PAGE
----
Pubdate: Mon, 14 Sep 2009
Source: Honolulu Advertiser (HI)
Copyright: 2009 The Honolulu Advertiser
Author: Derrick DePledge, Staff Writer


2 Lawmakers Say Lingle Is Ignoring Legislature's Intent With Decision

The Lingle administration has chosen not to convene a medical
marijuana task force that was opposed by Gov. Linda Lingle, a decision
two state lawmakers believe ignores the intent of the state

The administration at first cited fiscal limitations and then
priorities at the state Department of Public Safety as reasons for not
going forward this year with a task force established by state law.

State Sen. Will Espero, D-20th ('Ewa Beach, Waipahu), and state Rep.
Joe Bertram III, D-11th (Makena, Wailea, Kihei), believe the
administration has disregarded a law the governor was against.

Hawai'i is one of 13 states that allow medical marijuana, but patients
and their primary caregivers have to grow their own supply or
otherwise purchase the drug in the criminal market. Lawmakers believe
a medical marijuana task force is necessary to study the obstacles
patients encounter when trying to obtain the drug to ease cancer,
glaucoma, HIV/AIDS, chronic pain, severe nausea and seizures.

Lingle vetoed the bill that created the medical marijuana task force
and a second task force to study whether the state should regulate
salvia divinorum, a psychedelic herb. The governor said the state
should not recommend ways to increase marijuana use or production
until federal law, which prohibits marijuana, is changed. She said
salvia divinorum could be added to the state's list of controlled
substances without having a task force.

The governor also said the task forces would redirect manpower and
resources from the Department of Public Safety. The department would
be required to submit reports on medical marijuana and salvia
divinorum to the Legislature before the next session in January. Veto

But the state House and Senate overrode Lingle's veto, so the bill
became law.

Lingle has previously opposed the expansion of the state's medical
marijuana program, citing the conflict between state and federal laws.

Under the Bush administration, the U.S. Department of Justice policy
was to actively prosecute marijuana distributors even in states that
had legalized marijuana for medical use. In March, new U.S. Attorney
General Eric Holder announced that the federal government would not
target medical marijuana patients or distributors who were following
state laws.

"It's just unfortunate, at this stage, that the governor has decided
to ignore the law," Espero said, adding that the governor is making a
policy decision, not a budget decision.

"In this case, that's what it appears like, because there was no
appropriation attached to the bill," he said. "And in the
Legislature's opinion, it's not going to take a whole lot of money to
convene this task force and get the stakeholders engaged." Spending

Lingle has clear discretion under state law to restrict spending
approved by the Legislature in order to manage the state's budget. The
governor, for example, said this summer that she would not release
money for Keiki Care, a basic children's health care program, even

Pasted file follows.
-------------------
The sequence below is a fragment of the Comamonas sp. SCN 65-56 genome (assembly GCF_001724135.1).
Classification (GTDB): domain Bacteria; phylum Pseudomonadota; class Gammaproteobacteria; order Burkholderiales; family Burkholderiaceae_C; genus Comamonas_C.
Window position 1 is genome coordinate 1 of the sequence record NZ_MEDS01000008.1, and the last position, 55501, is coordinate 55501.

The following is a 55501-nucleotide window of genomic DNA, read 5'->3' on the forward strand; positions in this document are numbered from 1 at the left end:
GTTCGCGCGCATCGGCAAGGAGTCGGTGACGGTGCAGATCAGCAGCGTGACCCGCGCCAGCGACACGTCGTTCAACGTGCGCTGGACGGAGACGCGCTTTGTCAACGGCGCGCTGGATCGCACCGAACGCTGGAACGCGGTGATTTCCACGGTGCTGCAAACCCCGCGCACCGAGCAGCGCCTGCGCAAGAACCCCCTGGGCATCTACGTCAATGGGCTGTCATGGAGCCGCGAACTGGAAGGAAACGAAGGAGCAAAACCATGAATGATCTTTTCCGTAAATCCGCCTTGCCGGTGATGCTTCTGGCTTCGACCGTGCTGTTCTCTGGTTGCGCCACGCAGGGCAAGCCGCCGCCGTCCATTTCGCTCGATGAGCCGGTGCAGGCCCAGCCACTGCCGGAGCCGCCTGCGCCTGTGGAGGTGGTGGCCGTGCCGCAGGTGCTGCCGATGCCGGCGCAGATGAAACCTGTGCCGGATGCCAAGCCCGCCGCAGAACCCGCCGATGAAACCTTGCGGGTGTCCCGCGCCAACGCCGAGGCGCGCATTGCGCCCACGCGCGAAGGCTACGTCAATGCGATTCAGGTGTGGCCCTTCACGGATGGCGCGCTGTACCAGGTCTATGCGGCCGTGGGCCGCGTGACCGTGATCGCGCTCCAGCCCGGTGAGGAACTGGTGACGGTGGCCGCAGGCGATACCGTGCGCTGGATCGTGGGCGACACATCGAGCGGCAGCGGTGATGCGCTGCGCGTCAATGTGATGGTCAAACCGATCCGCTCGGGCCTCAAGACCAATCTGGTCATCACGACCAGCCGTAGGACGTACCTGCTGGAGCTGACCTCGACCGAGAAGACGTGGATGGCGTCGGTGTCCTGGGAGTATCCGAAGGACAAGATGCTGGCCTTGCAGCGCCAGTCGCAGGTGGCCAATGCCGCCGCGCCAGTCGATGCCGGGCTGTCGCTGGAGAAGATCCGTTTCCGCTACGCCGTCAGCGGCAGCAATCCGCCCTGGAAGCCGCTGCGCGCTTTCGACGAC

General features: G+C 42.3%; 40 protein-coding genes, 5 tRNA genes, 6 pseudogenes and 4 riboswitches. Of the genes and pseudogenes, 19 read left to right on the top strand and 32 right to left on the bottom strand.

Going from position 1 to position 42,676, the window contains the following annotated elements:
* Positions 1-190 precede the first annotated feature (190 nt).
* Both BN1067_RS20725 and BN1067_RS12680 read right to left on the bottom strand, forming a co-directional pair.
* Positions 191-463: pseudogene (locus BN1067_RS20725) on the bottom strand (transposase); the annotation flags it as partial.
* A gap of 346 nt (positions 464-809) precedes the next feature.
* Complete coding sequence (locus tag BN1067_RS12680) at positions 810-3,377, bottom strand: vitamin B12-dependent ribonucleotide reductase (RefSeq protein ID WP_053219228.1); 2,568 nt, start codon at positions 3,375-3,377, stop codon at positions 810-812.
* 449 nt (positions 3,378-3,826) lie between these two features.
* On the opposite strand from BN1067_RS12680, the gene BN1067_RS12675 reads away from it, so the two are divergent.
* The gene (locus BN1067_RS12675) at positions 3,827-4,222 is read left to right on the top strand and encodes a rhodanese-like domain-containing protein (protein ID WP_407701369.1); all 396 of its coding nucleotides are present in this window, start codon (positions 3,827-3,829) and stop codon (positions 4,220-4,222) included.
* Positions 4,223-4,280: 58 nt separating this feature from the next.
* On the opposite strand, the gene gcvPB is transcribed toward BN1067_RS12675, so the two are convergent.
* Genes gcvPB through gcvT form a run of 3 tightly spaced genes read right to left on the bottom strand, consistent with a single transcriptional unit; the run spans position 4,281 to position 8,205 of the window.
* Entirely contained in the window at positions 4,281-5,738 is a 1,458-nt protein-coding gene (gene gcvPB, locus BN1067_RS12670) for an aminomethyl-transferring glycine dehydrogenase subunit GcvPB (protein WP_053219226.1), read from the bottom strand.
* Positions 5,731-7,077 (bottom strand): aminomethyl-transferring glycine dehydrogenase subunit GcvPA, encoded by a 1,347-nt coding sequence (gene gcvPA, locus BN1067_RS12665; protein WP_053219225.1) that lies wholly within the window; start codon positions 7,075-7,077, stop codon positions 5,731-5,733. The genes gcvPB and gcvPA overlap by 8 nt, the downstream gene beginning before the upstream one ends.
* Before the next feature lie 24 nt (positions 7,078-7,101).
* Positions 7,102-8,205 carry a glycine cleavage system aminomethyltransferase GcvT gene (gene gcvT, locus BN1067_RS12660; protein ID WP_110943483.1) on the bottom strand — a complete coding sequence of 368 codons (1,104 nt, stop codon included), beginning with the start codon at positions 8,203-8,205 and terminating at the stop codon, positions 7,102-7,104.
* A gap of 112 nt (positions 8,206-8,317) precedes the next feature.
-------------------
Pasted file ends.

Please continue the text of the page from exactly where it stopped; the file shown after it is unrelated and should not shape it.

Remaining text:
though lawmakers overrode her veto of the bill. The governor explained
that the state did not have the money for the program because of the
budget deficit.

In August, Linda Smith, Lingle's senior policy adviser, informed a
West O'ahu AIDS activist interested in serving on the medical
marijuana task force that the task force would not be formed because
of "current fiscal limitations." This month, Smith said in an e-mail
to Espero that the task force would not be convened but did not cite a

Russell Pang, a Lingle spokesman, said Friday that the administration
was prioritizing its limited resources. The Department of Public
Safety is in the process of closing Kulani Correctional Facility on
the Big Island, reintegrating women inmates brought home from the
Mainland, and identifying potential layoffs and spending restrictions
because of the deficit.

"We are making a priority decision," Pang said of the medical
marijuana task force.

The Legislative Reference Bureau has completed a report, also required
by the new law, on how other states that have legalized medical
marijuana have handled access, distribution and security issues.
Policies in 3 states

The bureau found that only three states  California, New Mexico and
Rhode Island  have policies and procedures to address these issues.
California allows cooperatives and collectives, regulated by local
government, to cultivate medical marijuana. New Mexico licenses
private nonprofit medical marijuana distributors, but only one
nonprofit has been licensed so far. Rhode Island agreed this summer to
license private nonprofit distributors at so-called "compassion centers."

Espero and Bertram said they plan to form a working group that would
carry out the intent of the medical marijuana task force.

"These people have been waiting since 2000 to get their medicine. And
they've faced so much," Bertram, who uses marijuana for medical
purposes, said of many patients. "It's absurd to say 'just go to the
back of the line.' " 
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